100% Variable Renewable Energy Power Systems: Survey of Possibilties

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dc.contributor.author Zaman, Ansha
dc.contributor.advisor Alfaro, Jose
dc.date.accessioned 2018-04-19T12:29:41Z
dc.date.available NO_RESTRICTION en_US
dc.date.available 2018-04-19T12:29:41Z
dc.date.issued 2018-04
dc.date.submitted 2018-04
dc.identifier.uri http://hdl.handle.net/2027.42/143152
dc.description.abstract Due to favorable public policy and falling technology costs more and more jurisdictions around the world are adopting higher shares of variable renewable energy into their power systems. Although some countries and jurisdictions, as part of larger interconnected systems, have been able to operate for extended periods of time with 100% of their demand covered with VRE, operating a self-sufficient power system annually with only VRE sources is not yet possible (with the exception of a few micro and mini grid systems, with state of the art technologies and practices). This study through a high-level qualitative assessment, identifies limitations of current and future power systems to host very high shares of VRE. To develop insights on power systems with high shares of VRE current academic literature was reviewed, seventeen experts in the field of renewable energy integration were interviewed and case studies of power systems already operating with high shares of variable renewable energy were analyzed. Power System Stability – a central challenge to achieving high shares of VRE: As a result of its unique characteristics (variability, uncertainty, modularity, asynchronous), the integration of VRE into today’s power systems poses unique challenges. Particularly at high shares maintaining power system stability becomes a critical challenge. Unlike synchronous generators, VRE generators do not inherently provide inertial response or governor response to frequency deviations. A high VRE share grid might not have sufficient reactive power sources to provide voltage stability. Without fault ride through (FRT) capability, VRE generator (such as wind turbine) disconnections in the event of system disturbances negatively affect transient system stability. A 100% VRE grid will require power systems dynamics to remain stable in an inertialess grid. Grid codes would need to be defined to ensure VRE generators are built in with FRT and voltage control capabilities. Industry and market structures do not yet have experience with this since power systems have historically relied on synchronous machines to provide stability. Even island power systems that have operated with 100% instantaneous share of VRE have always had conventional generators online as back up. Solutions require a paradigm shift: Experts overwhelmingly reiterated that a large power system operating with a 100% share of VRE would require transformation in technology, operational practices and market design. In terms of technological transformation, solutions that add to system flexibility such as energy storage and demand response, will need to evolve to accommodate the variability and uncertainty associated with VREs at time frames ranging from seconds to days. VRE 5 generators will need to provide grid reliability services through advanced inverters. Grids will need to incorporate information and communications technology into every aspect of electricity generation, delivery and consumption. Institutional transformations would involve changes in power system planning methods from deterministic approaches to probabilistic approaches. Apart from increased coordination between different balancing areas, communication between transmission and distributions systems would also need to evolve. Power markets would need to adequately compensate for services that enhance system flexibility, provide greater grid stability and support VRE integration. Lack of modeling exercises: Due to the lack of practical examples of large systems with very high penetrations of variable generation, researchers have focused on models to simulate behavior of such systems. However, there are only a limited number of comprehensive studies modeling the behavior of power systems with close to 100% VRE penetration. Some studies use unrealistic forecasts of energy demand; do not take transmission or ancillary service requirements into account. Most studies do not provide whole system simulation or provide simulations at the hourly instead of sub-hourly time scales. This fails to acknowledge reliability challenges a system might face at sub hourly time scales and during transient events. Majority of experts believe there is no technical limit to VRE penetration level: Experts cited challenges such as grid strength, frequency stability, and lack of controllability for mid- to long-term operations for achieving a high VRE share grid. However, many of the experts consider these challenges to be solvable. Technical limits are defined by how the system is designed, inputs the system can handle and how the system is operated. 12 out of 17 experts identified no technical limit and asserted the ability of the system to evolve and accommodate new technology and new inputs. Alternatively, experts who did see a technical limit, assumed a static grid and weighed in on the existing system’s limitations. Economic limits exist even if technical limits do not: All of the 17 experts interviewed stressed the importance of economic viability of a 100% VRE grid. Even if there is no technical limit to grid integration of VREs there might be an economic limit. Grid integration studies have found VRE penetration levels well below 100% to be economically desirable for large power systems such as the US, pan-European electricity system. However, the economic limit is not fixed and technological breakthroughs, strategic investments, or evolving social preferences can push the economic limit 6 The relevance of a 100% VRE grid: There is a lack of robust modeling studies that examine the technologically and economically optimal pathways to a decarbonized power system; therefore it is still difficult to concretely assess whether or not a 100% VRE grid is one of those pathways. However, most large power systems (peak electricity demand above 1 GW) are still far away from a decarbonized grid with most VRE penetration levels standing at below 20%. Research and conversations around a 100% VRE grid can be significant in stimulating innovation and breaking the institutional inertia that govern our power systems. Research on 100% VRE grids can also be an effective advocacy platform for pushing greater political commitment towards cleaner sources of energy. en_US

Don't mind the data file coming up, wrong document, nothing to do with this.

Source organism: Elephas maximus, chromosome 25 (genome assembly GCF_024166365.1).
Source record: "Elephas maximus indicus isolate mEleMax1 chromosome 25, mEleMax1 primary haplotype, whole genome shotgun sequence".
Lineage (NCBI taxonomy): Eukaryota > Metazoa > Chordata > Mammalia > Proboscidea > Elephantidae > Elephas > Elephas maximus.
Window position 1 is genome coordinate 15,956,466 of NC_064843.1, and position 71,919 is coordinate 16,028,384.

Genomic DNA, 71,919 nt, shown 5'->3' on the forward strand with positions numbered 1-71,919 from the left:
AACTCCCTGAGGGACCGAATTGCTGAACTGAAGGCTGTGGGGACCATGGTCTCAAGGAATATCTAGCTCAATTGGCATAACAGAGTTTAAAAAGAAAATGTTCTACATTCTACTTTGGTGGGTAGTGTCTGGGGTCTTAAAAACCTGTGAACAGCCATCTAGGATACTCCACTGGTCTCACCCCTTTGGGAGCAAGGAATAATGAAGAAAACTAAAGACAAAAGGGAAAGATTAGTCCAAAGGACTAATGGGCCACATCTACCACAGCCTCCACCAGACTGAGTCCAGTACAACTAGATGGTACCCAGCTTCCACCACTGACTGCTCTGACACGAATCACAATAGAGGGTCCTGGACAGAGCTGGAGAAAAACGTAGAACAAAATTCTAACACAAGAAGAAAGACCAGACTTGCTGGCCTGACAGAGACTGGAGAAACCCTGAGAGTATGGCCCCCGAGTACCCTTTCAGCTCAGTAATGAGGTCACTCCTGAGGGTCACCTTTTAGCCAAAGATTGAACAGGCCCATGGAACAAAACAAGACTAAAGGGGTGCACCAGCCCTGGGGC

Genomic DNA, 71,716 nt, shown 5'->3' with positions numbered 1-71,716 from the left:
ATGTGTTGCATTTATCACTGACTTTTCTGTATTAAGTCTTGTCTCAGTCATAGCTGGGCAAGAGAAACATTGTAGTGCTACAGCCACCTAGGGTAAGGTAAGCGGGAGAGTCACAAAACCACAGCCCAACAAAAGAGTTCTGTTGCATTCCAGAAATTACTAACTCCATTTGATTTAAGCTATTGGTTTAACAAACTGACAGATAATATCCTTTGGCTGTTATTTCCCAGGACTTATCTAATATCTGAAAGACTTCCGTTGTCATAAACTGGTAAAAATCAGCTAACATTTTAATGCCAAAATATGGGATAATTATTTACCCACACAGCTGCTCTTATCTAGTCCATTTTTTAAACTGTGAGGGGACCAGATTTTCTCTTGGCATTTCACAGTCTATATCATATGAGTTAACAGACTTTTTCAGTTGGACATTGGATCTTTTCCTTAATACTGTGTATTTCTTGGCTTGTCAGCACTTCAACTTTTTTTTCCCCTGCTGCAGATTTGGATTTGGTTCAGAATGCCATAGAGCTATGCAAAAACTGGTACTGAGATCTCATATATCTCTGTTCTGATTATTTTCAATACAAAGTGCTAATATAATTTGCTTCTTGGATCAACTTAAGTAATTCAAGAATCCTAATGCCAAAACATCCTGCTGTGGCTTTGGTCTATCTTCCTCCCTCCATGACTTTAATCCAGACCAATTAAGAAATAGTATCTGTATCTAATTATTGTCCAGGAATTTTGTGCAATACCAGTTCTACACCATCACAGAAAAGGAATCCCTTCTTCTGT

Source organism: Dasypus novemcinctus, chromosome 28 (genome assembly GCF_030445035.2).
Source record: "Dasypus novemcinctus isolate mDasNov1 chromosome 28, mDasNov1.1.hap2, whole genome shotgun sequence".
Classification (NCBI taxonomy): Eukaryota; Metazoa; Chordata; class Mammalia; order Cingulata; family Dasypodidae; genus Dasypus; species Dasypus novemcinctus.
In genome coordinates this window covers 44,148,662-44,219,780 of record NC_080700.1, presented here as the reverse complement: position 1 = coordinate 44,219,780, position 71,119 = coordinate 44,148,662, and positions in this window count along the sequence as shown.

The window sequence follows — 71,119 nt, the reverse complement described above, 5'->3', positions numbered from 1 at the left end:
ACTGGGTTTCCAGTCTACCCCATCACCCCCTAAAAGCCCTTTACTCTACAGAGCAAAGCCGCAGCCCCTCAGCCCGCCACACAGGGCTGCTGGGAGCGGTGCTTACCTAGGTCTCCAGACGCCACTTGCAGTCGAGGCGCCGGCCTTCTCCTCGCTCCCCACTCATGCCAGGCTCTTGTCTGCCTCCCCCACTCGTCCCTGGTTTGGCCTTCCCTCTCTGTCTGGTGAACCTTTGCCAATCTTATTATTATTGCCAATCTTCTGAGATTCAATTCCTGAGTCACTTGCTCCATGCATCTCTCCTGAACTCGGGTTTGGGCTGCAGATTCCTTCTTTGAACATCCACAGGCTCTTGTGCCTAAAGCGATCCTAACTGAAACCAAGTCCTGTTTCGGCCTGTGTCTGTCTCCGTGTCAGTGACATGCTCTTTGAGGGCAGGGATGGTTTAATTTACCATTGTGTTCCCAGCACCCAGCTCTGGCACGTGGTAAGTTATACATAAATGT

dc.language.iso en_US en_US
dc.subject VRE en_US
dc.subject synchronous en_US
dc.subject power system en_US
dc.subject renewable en_US
dc.title 100% Variable Renewable Energy Power Systems: Survey of Possibilties en_US
dc.type Practicum en_US
dc.description.thesisdegreename Master of Science en_US
dc.description.thesisdegreediscipline School for Environment and Sustainability en_US
dc.description.thesisdegreegrantor University of Michigan en_US
dc.contributor.committeemember na, na
dc.identifier.uniqname azaman en_US
dc.description.bitstreamurl https://deepblue.lib.umich.edu/bitstream/2027.42/143152/1/Zaman_Ansha_Practicum.pdf
dc.owningcollname Dissertations and Theses (Ph.D. and Master's)